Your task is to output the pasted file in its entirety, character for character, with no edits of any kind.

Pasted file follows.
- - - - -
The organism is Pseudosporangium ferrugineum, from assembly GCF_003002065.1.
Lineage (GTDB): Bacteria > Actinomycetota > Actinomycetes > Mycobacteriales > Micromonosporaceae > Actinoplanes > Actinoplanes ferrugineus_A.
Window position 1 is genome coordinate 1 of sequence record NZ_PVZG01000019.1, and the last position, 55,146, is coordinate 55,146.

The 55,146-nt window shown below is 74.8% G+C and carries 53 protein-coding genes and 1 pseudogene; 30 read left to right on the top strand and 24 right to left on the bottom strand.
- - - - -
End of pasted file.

The organism is Pseudosporangium ferrugineum, from assembly GCF_003002065.1.
Lineage (GTDB): Bacteria > Actinomycetota > Actinomycetes > Mycobacteriales > Micromonosporaceae > Actinoplanes > Actinoplanes ferrugineus_A.
Window position 1 is genome coordinate 1 of sequence record NZ_PVZG01000019.1, and the last position, 55,146, is coordinate 55,146.

The 55,146-nt window shown below is 74.8% G+C and carries 53 protein-coding genes and 1 pseudogene; 30 read left to right on the top strand and 24 right to left on the bottom strand.